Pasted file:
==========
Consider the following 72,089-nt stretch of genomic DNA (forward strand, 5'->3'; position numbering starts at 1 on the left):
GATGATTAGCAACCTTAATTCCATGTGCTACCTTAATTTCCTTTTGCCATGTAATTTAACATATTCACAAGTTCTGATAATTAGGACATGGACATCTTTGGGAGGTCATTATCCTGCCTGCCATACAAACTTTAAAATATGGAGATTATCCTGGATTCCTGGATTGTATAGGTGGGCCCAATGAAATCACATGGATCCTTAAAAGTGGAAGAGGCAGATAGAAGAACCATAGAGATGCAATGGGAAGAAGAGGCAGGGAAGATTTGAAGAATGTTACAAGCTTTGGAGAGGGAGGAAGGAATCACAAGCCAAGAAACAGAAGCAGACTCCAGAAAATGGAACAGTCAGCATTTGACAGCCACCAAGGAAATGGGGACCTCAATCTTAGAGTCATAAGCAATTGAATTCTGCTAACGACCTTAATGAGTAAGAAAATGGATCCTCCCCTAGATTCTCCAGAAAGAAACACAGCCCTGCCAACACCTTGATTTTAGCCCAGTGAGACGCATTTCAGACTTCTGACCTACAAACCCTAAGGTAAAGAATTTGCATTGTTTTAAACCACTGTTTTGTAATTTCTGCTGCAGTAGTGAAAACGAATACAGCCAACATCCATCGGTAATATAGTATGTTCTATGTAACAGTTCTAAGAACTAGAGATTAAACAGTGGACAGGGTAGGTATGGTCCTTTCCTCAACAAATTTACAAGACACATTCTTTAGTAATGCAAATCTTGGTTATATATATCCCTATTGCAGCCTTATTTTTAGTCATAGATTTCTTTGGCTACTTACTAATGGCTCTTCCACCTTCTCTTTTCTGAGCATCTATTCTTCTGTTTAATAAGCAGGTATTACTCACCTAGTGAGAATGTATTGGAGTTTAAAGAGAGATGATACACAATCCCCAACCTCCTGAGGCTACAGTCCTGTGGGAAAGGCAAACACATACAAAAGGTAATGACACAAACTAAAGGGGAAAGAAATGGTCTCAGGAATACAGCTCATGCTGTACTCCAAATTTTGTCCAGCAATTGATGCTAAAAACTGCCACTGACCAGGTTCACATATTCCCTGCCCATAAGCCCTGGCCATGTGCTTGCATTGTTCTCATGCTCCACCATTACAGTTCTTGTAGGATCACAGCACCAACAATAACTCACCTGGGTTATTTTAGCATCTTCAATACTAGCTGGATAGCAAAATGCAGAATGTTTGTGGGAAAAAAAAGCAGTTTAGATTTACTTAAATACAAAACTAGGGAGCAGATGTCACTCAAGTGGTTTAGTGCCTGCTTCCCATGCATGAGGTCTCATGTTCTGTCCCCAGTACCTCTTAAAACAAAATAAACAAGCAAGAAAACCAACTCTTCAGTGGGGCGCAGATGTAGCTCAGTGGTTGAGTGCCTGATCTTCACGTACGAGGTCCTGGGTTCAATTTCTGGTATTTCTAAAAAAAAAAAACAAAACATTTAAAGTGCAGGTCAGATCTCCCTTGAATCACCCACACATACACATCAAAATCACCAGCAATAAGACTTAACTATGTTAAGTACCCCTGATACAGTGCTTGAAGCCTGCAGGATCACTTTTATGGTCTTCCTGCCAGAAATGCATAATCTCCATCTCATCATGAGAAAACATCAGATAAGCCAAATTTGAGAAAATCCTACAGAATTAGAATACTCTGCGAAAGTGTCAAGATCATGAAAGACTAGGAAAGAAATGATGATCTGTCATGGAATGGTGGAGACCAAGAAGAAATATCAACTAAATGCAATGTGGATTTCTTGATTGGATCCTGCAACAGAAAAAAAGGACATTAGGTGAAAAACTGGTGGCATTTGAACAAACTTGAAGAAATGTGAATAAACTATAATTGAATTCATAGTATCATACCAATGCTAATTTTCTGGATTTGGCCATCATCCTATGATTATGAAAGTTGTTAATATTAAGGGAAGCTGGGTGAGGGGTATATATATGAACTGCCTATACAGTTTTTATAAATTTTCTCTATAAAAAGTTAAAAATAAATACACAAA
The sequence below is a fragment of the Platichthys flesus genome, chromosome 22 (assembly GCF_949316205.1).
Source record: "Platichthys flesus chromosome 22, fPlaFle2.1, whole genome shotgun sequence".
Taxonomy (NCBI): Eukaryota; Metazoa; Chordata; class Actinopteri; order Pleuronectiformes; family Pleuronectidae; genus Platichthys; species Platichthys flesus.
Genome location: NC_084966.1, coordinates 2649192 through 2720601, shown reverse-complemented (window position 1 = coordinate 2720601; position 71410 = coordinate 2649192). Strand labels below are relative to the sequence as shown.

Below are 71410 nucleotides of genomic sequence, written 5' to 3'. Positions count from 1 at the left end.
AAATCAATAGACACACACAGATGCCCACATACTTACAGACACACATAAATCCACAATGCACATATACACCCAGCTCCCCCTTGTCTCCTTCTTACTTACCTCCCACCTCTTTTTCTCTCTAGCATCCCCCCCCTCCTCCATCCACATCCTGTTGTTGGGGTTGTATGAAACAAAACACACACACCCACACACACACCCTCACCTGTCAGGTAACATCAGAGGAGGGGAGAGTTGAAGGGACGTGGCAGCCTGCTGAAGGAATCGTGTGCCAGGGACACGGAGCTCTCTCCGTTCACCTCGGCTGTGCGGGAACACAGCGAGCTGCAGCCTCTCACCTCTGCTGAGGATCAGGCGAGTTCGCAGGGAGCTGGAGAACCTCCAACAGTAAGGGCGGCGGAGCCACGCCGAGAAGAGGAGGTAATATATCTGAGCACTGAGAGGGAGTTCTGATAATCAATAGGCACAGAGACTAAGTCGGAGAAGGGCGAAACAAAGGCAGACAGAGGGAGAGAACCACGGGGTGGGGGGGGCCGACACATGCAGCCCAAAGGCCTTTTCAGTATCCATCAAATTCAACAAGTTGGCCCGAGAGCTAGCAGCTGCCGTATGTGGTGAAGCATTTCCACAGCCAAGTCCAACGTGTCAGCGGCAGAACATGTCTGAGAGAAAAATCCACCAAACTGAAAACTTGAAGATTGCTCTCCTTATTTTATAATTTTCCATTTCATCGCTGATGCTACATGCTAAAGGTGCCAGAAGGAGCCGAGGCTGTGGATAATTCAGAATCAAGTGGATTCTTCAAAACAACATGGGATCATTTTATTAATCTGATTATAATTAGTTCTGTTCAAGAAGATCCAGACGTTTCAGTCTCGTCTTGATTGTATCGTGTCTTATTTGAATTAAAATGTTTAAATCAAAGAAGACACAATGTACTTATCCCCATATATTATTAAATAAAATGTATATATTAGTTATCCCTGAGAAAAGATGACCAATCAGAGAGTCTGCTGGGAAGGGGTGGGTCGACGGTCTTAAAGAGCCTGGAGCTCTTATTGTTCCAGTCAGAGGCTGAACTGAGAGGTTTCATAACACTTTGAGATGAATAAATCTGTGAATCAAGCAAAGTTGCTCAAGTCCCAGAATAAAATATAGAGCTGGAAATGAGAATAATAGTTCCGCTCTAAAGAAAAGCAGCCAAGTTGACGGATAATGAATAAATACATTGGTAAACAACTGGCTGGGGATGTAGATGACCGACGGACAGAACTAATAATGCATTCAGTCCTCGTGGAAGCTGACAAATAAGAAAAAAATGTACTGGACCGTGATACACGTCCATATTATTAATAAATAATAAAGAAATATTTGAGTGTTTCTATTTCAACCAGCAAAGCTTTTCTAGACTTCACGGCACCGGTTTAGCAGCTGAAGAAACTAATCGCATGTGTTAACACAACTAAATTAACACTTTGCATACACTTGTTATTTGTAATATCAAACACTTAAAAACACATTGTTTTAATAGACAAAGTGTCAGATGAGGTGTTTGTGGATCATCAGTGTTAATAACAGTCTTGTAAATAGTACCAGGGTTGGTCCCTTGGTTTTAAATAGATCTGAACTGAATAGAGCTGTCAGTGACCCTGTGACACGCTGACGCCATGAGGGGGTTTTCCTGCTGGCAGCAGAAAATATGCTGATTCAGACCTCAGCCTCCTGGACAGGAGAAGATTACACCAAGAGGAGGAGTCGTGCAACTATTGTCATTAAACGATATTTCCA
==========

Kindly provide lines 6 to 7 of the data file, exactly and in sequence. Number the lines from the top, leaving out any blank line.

Genome location: NC_084966.1, coordinates 2649192 through 2720601, shown reverse-complemented (window position 1 = coordinate 2720601; position 71410 = coordinate 2649192). Strand labels below are relative to the sequence as shown.

Below are 71410 nucleotides of genomic sequence, written 5' to 3'. Positions count from 1 at the left end.